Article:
The broadcast also features Bach’s Piano Concerto No. 1, and music of Strauss and Mahler.

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Creatively Speaking
11:17 am
Mon February 16, 2015

"Manny" Ax: A Man For All Eras

Pianist Emanuel Ax
Maurice Jerry Beznos

Pianist Emanuel Ax, or "Manny" as likes to be called, is one of the music world's most beloved and respected classical musicians, and has been a longtime advocate for contemporary music, while retaining his love for the great works of the past.

This Sunday, February 22 at 1 pm, on The Philadelphia Orchestra in Concert broadcast on WRTI, we'll hear him perform in two separate works - from the standard repertoire: Richard Stauss' Burleske for piano and orchestra and from the late-19th century, and Bach's Piano Concerto in D minor from the 1730s.  

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Creatively Speaking
12:54 pm
Wed February 11, 2015

Changing Times, Changing Orchestras

At a recent Philadelphia Orchestra LiveNote Night, college students receive help using the Orchestra's new LiveNote app.
Pete Checchia The Philadelphia Orchestra

The 800 members of the League of American Orchestras come from across the country. They include big, small, and medium-sized ensembles, and related arts and cultural organizations. Jesse Rosen is the president and CEO of the League. He spoke with WRTI’s Meridee Duddleston about some of the things happening around the nation as orchestras reinvent their approaches to concerts and audiences.  

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Creatively Speaking
12:30 pm
Tue February 10, 2015

An Orchestra Musician Who Has Seen Them All

Herbert Light holds the Larry A. Grika Chair in the first violin section of The Philadelphia Orchestra.

Since its founding in 1900, The Philadelphia Orchestra has had four music directors whose tenures have lasted more than a decade. Today, as WRTI's Jim Cotter reports, there is one member of the ensemble who has played under all of these great conductors.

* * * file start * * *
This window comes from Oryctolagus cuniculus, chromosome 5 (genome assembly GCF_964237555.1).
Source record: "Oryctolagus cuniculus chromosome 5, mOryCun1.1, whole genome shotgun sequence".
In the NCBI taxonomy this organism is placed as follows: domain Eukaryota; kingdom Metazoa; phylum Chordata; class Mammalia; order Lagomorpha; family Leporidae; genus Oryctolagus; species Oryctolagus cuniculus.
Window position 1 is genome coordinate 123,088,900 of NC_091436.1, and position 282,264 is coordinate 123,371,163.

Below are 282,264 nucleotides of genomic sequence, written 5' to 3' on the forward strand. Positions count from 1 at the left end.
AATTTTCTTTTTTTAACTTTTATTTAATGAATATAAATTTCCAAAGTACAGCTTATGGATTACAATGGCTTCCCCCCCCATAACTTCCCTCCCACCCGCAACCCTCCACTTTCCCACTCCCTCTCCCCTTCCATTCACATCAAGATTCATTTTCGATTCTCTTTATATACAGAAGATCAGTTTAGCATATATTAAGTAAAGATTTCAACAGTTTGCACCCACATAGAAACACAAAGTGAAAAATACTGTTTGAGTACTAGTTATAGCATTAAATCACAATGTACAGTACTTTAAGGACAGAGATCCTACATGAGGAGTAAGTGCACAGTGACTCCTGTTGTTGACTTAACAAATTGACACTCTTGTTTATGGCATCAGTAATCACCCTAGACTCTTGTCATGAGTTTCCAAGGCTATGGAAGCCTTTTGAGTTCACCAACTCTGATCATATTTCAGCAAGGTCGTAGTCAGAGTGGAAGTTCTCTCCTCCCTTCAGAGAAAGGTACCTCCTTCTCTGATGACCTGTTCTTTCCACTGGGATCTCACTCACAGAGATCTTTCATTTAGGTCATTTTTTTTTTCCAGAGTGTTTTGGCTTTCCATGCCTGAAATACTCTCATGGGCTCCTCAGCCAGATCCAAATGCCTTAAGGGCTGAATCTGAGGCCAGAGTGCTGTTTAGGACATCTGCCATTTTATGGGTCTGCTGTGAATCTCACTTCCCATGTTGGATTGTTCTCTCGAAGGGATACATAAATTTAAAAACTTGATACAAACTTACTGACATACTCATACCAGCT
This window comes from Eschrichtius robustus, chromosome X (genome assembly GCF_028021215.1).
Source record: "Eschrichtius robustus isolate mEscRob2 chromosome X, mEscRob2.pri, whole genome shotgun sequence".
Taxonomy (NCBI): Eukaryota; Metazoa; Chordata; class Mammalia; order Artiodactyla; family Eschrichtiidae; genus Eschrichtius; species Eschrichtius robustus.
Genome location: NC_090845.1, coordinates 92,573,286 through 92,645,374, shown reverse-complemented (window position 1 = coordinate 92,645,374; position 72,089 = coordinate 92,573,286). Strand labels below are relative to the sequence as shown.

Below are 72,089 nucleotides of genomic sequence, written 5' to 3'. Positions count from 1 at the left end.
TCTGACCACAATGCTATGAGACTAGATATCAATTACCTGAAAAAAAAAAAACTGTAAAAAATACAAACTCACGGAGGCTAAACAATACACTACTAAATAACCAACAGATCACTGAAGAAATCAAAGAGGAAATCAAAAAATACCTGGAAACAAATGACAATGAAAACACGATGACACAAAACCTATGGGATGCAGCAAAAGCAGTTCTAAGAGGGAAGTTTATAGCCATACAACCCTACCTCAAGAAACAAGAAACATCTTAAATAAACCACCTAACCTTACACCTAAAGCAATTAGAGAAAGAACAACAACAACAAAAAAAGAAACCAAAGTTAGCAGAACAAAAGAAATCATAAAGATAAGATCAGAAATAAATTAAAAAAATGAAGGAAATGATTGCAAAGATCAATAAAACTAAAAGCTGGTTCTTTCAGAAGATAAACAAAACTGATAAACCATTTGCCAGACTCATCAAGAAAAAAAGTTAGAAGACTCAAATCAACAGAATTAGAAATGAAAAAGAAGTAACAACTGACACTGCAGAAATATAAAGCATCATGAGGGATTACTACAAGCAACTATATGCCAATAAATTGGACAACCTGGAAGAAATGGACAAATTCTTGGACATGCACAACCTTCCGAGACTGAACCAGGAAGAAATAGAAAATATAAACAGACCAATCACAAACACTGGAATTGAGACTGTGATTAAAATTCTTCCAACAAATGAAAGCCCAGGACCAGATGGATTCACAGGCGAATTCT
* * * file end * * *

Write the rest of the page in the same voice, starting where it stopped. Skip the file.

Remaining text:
When violinist Herbert Light won his audition for the Orchestra in 1961, it was his second job offer in a week.

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Creatively Speaking
7:28 am
Mon February 9, 2015

The Artist Who Launched Albert Barnes' Collection With A Trip To Paris and $20,000

William Glackens. Cape Cod Pier, 1908. Oil on canvas, 26 x 32 in. (66 x 81.3 cm). Museum of Art, Fort Lauderdale, Nova Southeastern University; Gift of an Anonymous Donor

    

Among those who have shaped Philadelphia’s cultural landscape is someone who not only created his own art, but also influenced the development of the now-renowned Barnes collection in the early 20th century. WRTI’s Susan Lewis has more on realist painter and Barnes confidant William Glackens (1870-1938).

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Creatively Speaking
6:00 am
Mon February 9, 2015

Warren Oree's Unlikely Road to a Life in Jazz

Warren Oree (fourth from left) and his Arpeggio Jazz Ensemble

Jazz bassist and composer Warren Oree has become a stalwart of Philadelphia’s jazz scene. As WRTI’s Jim Cotter reports, his story is one of overcoming great personal adversity helped by, and in the service of, music.

If you’ve spent any time listening to live jazz in Philly in the past several decades, chances are you’ve heard Oree play. Yet, his road to musical success was a bumpy one. He says he wasn’t even sure that such a road existed in his early life.